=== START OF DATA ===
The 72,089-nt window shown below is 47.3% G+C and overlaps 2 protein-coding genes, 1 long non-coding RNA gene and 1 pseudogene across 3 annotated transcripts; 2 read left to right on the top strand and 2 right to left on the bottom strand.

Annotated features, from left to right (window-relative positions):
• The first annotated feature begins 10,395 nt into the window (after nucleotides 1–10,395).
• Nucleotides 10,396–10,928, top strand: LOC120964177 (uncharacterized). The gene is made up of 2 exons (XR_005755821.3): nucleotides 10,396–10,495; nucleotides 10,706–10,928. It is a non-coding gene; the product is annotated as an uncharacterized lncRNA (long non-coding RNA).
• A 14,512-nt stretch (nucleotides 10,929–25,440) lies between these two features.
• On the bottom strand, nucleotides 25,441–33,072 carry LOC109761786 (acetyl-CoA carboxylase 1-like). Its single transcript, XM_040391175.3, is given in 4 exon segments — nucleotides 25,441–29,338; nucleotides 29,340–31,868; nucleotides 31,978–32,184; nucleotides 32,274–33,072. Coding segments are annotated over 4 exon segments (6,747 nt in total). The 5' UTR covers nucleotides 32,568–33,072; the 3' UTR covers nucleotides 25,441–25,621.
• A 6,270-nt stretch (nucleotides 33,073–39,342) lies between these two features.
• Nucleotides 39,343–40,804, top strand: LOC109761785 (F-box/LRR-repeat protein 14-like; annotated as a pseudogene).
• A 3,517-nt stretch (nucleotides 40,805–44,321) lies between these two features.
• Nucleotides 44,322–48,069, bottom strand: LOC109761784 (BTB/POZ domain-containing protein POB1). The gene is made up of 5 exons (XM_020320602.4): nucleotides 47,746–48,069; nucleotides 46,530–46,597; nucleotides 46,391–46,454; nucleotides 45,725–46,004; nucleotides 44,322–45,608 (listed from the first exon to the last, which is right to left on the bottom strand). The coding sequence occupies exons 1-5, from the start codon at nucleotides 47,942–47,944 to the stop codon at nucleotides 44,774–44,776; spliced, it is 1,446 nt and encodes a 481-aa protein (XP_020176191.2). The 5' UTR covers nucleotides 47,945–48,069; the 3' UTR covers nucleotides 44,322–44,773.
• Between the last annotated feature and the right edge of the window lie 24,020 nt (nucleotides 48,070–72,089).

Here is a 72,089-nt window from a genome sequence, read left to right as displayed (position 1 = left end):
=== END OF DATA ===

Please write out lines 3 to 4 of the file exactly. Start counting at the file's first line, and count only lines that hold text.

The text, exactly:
• The first annotated feature begins 10,395 nt into the window (after nucleotides 1–10,395).
• Nucleotides 10,396–10,928, top strand: LOC120964177 (uncharacterized). The gene is made up of 2 exons (XR_005755821.3): nucleotides 10,396–10,495; nucleotides 10,706–10,928. It is a non-coding gene; the product is annotated as an uncharacterized lncRNA (long non-coding RNA).